What are the Symptoms of Avoidant Attachment Syndrome?

A person with Avoidant Attachment Syndrome will show sign of any affection or closeness with others however close they may be even though they feel the same stress and anxiety in stressful situations as any other normal person. A child with Avoidant Attachment Syndrome will want to stay close with their primary caregivers even though they may not interact with them frequently.[2]

A person with Avoidant Attachment Syndrome will display the following:

  • Avoid emotional closeness in relationships
  • Feel that their partners are getting way too close to them even if that is not the case
  • Cope with difficult situations alone
  • Suppress emotions
  • Avoid complaining
  • Suppress any negative memories
  • Turning away from any unpleasant conversations or sights
  • Fear rejection
  • Have a strong belief that they can do anything alone
  • Have high self-esteem and have negative opinion on others[2]

Sometimes, Avoidant Attachment Syndrome can also affect the elderly. This has been shown in a study done in Honk Kong in that in a married couple the male partner with Avoidant Attachment Syndrome had more negative effects of the condition than the female partner.[2]

How is Avoidant Attachment Syndrome Treated?

The best way to deal with Avoidant Attachment Syndrome is by way of therapy and counseling. This is beneficial for child as well as the parents and the caregiver. It becomes easier for a counselor to explain to the parents as to how their behaviors are negative impacting the psyche of the child. The counselor can also offer new and easy ways of understanding the child’s needs and how to respond to them.[1,2]

The work of the therapist is to work with the child and try to help them form a good bond with their parents and caregivers. For adults, therapy is the way to go for Avoidant Attachment Syndrome. The counselor can explain how the things that happened in their childhood have impacted their overall health psychologically resulting in them being what they are currently. They can then suggest way to get rid of the negative feelings towards others and be more open and interactive with their partners or other people in general.[1,2]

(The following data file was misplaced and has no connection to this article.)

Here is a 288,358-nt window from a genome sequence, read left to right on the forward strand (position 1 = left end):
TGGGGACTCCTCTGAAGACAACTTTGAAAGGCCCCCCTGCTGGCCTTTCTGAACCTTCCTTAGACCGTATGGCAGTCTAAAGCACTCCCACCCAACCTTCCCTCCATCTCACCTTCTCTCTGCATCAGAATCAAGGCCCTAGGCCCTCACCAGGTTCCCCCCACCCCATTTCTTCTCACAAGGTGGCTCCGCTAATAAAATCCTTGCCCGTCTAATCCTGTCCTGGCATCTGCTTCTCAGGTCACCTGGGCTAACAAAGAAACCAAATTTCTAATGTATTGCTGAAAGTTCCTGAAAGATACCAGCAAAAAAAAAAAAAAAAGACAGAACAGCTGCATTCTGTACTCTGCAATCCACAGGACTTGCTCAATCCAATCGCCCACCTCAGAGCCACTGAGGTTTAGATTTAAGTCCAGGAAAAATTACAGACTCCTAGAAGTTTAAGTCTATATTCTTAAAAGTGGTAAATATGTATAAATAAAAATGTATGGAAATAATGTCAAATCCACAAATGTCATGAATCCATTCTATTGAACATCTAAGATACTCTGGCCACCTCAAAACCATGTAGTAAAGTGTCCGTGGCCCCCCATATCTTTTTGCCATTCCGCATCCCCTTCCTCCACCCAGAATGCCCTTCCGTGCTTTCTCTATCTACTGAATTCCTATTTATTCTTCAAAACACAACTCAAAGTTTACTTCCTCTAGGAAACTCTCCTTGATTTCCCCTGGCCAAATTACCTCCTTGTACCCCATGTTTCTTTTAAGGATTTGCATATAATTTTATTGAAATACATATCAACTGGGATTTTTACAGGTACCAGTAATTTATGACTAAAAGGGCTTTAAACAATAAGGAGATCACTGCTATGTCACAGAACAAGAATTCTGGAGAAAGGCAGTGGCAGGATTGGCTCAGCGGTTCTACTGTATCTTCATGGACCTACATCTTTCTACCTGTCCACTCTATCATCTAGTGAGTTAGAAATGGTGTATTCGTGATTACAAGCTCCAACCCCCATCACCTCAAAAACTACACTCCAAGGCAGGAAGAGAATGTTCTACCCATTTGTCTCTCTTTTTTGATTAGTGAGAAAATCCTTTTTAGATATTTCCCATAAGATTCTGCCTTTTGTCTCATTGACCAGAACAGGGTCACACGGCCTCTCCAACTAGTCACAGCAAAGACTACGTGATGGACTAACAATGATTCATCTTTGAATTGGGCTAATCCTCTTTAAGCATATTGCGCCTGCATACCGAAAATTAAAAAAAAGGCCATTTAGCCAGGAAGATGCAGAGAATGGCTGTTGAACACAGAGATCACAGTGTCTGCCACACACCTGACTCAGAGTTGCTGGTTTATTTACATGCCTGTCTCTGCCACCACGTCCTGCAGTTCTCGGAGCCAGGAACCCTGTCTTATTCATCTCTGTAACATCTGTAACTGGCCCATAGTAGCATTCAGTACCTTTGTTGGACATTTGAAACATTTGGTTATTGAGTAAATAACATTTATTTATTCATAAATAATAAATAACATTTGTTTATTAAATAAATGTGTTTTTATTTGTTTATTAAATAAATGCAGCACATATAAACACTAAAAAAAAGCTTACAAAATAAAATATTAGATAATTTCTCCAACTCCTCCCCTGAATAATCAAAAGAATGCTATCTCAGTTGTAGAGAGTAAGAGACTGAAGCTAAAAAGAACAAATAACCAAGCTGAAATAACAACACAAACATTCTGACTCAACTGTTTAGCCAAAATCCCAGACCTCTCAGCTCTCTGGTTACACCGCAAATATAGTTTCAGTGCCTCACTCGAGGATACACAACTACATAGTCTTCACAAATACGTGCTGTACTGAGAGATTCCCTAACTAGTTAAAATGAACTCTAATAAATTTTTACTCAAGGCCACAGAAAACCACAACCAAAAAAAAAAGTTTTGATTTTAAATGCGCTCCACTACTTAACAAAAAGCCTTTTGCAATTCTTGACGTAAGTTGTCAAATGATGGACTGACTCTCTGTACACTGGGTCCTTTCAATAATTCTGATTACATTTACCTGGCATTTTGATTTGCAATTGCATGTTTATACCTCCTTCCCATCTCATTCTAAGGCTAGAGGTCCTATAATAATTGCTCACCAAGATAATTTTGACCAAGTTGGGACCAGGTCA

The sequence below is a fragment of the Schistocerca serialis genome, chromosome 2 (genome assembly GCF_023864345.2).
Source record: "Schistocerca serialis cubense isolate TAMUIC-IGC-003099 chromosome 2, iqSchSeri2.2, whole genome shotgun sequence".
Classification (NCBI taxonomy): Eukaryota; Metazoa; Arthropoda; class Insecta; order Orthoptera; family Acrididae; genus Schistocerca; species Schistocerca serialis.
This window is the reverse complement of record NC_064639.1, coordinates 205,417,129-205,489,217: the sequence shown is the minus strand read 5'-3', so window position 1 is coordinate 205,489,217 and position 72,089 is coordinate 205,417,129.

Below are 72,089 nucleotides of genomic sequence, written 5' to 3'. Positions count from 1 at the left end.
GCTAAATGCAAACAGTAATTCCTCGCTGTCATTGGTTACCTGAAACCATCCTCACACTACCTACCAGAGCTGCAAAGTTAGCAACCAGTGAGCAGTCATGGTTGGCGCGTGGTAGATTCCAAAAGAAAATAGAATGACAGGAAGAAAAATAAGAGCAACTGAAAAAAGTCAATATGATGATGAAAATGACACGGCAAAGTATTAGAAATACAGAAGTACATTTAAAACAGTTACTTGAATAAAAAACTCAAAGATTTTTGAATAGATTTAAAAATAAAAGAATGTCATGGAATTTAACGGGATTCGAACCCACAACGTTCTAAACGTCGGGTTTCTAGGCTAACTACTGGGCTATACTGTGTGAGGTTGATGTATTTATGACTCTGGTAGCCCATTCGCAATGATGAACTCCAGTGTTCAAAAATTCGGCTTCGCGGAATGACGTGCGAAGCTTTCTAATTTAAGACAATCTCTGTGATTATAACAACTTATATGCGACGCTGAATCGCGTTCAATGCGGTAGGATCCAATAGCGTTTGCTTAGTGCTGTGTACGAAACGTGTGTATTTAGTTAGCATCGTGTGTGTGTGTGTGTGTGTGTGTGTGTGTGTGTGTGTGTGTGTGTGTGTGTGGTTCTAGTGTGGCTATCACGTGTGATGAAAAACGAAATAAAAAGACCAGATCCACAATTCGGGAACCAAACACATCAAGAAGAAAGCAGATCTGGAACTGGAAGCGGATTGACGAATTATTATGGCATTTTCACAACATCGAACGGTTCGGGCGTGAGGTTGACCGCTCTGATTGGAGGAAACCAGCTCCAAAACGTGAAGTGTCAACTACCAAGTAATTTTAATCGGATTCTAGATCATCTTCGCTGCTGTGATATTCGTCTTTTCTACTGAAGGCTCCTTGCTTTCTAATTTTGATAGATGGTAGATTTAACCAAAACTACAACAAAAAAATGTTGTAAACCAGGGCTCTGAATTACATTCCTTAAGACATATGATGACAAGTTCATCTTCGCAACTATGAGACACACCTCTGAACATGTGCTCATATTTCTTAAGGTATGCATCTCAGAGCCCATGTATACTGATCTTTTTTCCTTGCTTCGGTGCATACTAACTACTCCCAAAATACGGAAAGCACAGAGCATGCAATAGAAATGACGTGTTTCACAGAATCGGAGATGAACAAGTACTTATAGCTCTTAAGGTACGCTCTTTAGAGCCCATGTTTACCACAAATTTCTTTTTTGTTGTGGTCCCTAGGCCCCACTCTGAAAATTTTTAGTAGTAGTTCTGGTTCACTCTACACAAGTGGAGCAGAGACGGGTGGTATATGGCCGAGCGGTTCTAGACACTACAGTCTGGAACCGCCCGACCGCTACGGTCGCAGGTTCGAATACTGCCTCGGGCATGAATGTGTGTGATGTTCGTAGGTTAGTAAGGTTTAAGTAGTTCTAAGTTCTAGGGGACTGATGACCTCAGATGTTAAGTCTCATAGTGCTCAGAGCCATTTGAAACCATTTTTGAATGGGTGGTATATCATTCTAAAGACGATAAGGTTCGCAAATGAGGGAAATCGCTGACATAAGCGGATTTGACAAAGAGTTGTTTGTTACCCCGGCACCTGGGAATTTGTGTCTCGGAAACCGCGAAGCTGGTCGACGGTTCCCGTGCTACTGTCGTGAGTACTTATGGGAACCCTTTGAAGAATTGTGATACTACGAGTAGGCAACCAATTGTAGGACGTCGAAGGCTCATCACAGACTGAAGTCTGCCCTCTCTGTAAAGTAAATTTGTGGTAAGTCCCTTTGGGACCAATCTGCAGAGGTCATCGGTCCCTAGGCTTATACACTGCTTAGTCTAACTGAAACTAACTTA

To summarize, Avoidant Attachment Syndrome is a condition that begins in childhood where the needs, desires, and feelings of a child are suppressed by the parents or the caregivers and the child does not get the required attention. This causes the child to go into shell and suppress their emotion. When they grow up, they tend to stay away from relationships and tend to be very independent.[1,2]

The treatment for Avoidant Attachment Syndrome is only by way of therapy and counseling. They are beneficial for the parents, caregivers, and the child or patient alike. They can offer different ways to overcome their negative thoughts and starting to interact more with their friends and peers and be more upright in their relationships thus coming out of their Avoidant Attachment Syndrome.[1,2]


Sheetal DeCaria, M.D.
Sheetal DeCaria, M.D.
Written, Edited or Reviewed By: Sheetal DeCaria, M.D. This article does not provide medical advice. See disclaimer
Last Modified On:February 11, 2021

Recent Posts

Related Posts